I had gone to class that morning in ripped jeans…a no-no at my all girls boarding school. The Dean of Students, “Miss T” had pulled me aside after our morning assembly and quietly told me I’d need to go change my clothes. I mumbled “Yes, Miss T,” and ran off to class. When I got to class I remembered what Miss T had said, and fearing the inevitable demerits, I asked my teacher if I could run back to my room in the dorm and change. She gave me permission and I rushed out.
I was 16 years old. Just a couple weeks into my senior year of high school. My young life had already had it’s fair share of ups and downs, and little did I know as I rushed down the hallway to my room that I was about to encounter yet another “down”.
I was walking past a TV lounge when suddenly my Headmaster, Dr. Burkette of all people, popped his head out to see who was in the hall. “Lydia, you should come in and watch this, it’s important.”
I was completely confused, but figured what the headmaster said trumped Miss T’s orders to change, and whatever my teacher might say when I got back to class late. So I went in and sat down. On the screen was New York City, the first building already ensconced in billowing clouds of dark smoke. It was not completely certain what had just happened, but Dr. Burkette told me a plane had gone off course and ran into the building. A horrible tragedy.
Within seconds another plane entered the screen and amidst screams from camera crew and surrounding onlookers, the plane crashed into the other tower of the World Trade Center. It was not just a horrible tragedy anymore. It was an attack, and we had just witnessed it live on television.
The rest of that morning is a bit hazy in my memory, the years have caused parts of it to fade. All the more reason to write down what I remember now.
It was not long after that I received a phone call from my mother. I figured she was calling to talk about what happened in New York and Washington, D.C., but she was calling to give me the news my great-grandmother, whom we called Baw Baw, had died. A chill went through my heart to think Baw Baw had died at the age of 90 at the exact same time that thousands of others were dying in the attacks. For years after we talked about how the old Southern woman must have been astounded on her ascent to Heaven, being accompanied by so many others. Her favorite phrase, ” ‘ell Lawwwwwd!” she must have said at the sight.
That September day was beautiful. The weather was a perfect late summer mix of warmth with a slight breeze. The skies were never bluer in North Carolina.
The more we learned throughout the day about what had happened, the more fearful we all became. My school was in a relatively big city by North Carolina standards, and we all wondered if school would be dismissed, if we’d need to be evacuated. Suddenly, I wanted home.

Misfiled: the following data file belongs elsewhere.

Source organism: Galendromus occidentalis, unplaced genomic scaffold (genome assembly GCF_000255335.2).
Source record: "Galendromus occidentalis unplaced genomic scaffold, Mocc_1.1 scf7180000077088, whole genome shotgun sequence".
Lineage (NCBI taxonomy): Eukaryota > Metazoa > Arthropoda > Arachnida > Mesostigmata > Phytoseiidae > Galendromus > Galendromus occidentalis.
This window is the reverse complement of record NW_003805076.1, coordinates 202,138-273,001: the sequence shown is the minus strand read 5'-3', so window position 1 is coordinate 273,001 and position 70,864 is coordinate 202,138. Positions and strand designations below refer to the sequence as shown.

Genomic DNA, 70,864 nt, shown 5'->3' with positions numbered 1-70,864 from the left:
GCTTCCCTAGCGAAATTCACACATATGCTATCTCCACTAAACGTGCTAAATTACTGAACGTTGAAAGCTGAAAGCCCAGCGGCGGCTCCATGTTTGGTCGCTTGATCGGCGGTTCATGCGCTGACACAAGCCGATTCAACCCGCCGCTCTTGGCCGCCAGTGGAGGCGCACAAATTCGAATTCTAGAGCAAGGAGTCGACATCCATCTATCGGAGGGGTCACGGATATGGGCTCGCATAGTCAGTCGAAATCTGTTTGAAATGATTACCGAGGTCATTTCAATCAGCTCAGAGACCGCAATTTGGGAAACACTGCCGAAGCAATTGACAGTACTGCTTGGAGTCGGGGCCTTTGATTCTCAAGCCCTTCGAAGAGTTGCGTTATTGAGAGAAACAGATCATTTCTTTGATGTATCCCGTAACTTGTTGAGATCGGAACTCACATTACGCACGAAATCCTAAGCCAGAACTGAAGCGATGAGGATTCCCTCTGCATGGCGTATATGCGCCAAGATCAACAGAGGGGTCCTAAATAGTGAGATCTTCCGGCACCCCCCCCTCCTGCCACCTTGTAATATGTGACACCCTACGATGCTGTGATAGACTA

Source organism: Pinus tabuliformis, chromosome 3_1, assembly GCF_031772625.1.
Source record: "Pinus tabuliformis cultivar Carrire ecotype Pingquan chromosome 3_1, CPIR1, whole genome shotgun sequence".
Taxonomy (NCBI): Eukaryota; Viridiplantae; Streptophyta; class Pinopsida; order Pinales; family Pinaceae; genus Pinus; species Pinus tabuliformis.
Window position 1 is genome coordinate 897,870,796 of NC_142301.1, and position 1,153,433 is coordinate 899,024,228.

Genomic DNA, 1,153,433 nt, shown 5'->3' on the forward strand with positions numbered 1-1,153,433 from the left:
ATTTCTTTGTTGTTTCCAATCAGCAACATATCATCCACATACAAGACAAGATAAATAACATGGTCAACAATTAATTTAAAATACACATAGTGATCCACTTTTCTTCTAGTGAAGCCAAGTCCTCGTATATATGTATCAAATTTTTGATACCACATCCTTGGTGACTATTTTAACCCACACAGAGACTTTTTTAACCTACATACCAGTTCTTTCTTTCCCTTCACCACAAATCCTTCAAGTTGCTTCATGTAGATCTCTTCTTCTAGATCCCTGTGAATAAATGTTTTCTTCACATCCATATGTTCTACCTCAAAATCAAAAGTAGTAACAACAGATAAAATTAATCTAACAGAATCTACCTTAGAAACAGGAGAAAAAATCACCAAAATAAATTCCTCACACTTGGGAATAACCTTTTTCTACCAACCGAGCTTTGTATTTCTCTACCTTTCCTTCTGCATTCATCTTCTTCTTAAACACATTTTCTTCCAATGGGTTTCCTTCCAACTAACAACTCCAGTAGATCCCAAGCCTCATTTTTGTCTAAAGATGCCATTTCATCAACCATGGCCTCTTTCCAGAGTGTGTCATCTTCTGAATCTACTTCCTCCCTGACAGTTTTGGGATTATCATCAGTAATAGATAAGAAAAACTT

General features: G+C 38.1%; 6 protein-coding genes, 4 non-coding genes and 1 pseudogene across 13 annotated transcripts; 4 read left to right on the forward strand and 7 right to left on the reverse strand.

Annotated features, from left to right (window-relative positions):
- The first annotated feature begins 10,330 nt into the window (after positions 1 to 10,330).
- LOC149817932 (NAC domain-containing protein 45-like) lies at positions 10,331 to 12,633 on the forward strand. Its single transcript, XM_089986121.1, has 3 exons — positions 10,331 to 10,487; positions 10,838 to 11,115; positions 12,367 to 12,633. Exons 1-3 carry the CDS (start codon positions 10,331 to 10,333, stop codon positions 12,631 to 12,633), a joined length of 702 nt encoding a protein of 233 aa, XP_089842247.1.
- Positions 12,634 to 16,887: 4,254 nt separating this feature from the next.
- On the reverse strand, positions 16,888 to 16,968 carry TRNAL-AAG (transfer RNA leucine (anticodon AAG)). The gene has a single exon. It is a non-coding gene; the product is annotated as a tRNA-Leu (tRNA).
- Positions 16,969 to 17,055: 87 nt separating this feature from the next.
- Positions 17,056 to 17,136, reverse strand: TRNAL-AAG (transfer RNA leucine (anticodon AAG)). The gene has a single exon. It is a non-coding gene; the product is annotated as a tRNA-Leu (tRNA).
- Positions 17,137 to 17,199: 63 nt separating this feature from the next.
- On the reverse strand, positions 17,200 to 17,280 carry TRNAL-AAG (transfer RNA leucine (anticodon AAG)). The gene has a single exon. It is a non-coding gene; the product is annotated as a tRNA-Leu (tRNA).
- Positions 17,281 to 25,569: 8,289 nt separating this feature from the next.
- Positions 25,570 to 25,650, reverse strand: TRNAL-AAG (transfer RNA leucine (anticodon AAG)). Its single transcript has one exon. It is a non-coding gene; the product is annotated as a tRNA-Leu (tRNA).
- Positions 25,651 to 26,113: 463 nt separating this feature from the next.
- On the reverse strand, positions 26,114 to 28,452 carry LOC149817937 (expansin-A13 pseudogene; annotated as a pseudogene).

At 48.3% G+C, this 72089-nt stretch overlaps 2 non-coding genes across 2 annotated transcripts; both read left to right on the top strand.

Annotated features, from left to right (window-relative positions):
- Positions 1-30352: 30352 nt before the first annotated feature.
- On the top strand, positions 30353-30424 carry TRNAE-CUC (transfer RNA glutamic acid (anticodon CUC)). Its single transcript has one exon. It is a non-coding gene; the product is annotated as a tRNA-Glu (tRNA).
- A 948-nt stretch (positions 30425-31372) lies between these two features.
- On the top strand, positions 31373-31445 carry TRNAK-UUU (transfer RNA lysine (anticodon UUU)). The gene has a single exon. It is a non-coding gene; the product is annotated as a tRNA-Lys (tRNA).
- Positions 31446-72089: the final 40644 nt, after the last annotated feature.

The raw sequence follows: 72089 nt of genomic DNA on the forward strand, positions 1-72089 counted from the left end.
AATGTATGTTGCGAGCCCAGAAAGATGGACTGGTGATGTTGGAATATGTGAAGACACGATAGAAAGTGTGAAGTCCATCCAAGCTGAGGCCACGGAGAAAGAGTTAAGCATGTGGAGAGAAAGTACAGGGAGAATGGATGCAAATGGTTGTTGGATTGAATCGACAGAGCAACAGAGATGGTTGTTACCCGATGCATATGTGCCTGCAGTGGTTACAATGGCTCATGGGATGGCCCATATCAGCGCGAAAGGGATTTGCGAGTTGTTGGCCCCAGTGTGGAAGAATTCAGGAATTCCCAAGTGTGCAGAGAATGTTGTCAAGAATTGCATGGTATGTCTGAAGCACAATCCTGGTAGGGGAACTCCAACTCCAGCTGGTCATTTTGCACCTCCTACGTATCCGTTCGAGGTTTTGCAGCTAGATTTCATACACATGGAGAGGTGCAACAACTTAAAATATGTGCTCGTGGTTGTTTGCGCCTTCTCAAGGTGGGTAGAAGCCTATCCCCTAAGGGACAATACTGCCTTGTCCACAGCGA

The tears ran freely that day. A school full of 200 girls and we were all a mess. I felt the confusion of grief for my Baw Baw, for the lives I saw leaping from the smoldering Twin Towers, the gaping hole in the Pentagon, the plane crashed in Pennsylvania.
I remember walking outside to go to the building where Glee Club practice was held. There was an eerie calm and quiet in the cloudless skies. All planes had been grounded and the normal sight of aircraft flying over our city was absent.
My friends and I whispered our feelings to each other throughout the day. We wondered what this day meant, what it would mean in the future. I even remember wondering outloud what it would mean 10 years in the future. In my naivete I recall saying “It’ll probably just be a good story for a movie by then”. Ten years seemed like such a long ways in the distance. How silly I was.
Late in the afternoon on September 11, 2001, I had an appointment to get my Senior portrait taken. The tears were still hard to contain, so I showered and remade my face, found a set of pearls to wear around my neck for the photograph. I went down to the room where the photographer was set up. My image on that fateful day was captured, and to this day it’s kind of strange to look at it and remember.
My face is a picture of innocence on a day where we as Americans had lost our collective innocence. There was no salvation in being American. We were just as vulnerable as the rest of the world.
The years following 9/11/01 would prove that the spirit of courage and humanity and love, that we heard stories of from all the sites of tragedy, would persist. They also proved that the opposite side of the human spirit, the dark side of vengeance, was just as powerful; and as one New York Times article put it today, we “fell in love with death” through depression, despair, violence, and aggression.
Thousands of lives were lost that day, and many thousands more on all fronts of the war have been lost in the decade since. At 16 I had my eyes ripped open to the realities of a world I did not understand, and if I’m honest, I still don’t understand at 26.
One thing I do know, is I won’t ever forget. I will always feel a sense of dread and sadness when I think of watching those towers collapse, and when I think of the individual stories of human bravery my heart and eyes will swell with tears. I will also never forget the lessons we must learn from the past decade: fear and hatred will take us nowhere. As my priest said this morning about the Gospel passage on forgiveness: when you can’t forgive, you give the other person too much power to live inside your head and determine your actions. You only end up hurting yourself, while the other person has achieved even more of a victory. It is okay sometimes to forgive without forgetting.
I have hope in my heart that for many people this day will come to mean forgiveness and love, instead of only anger and despair. The tears will always remain, but I sincerely pray that what man meant for evil, God will turn to good.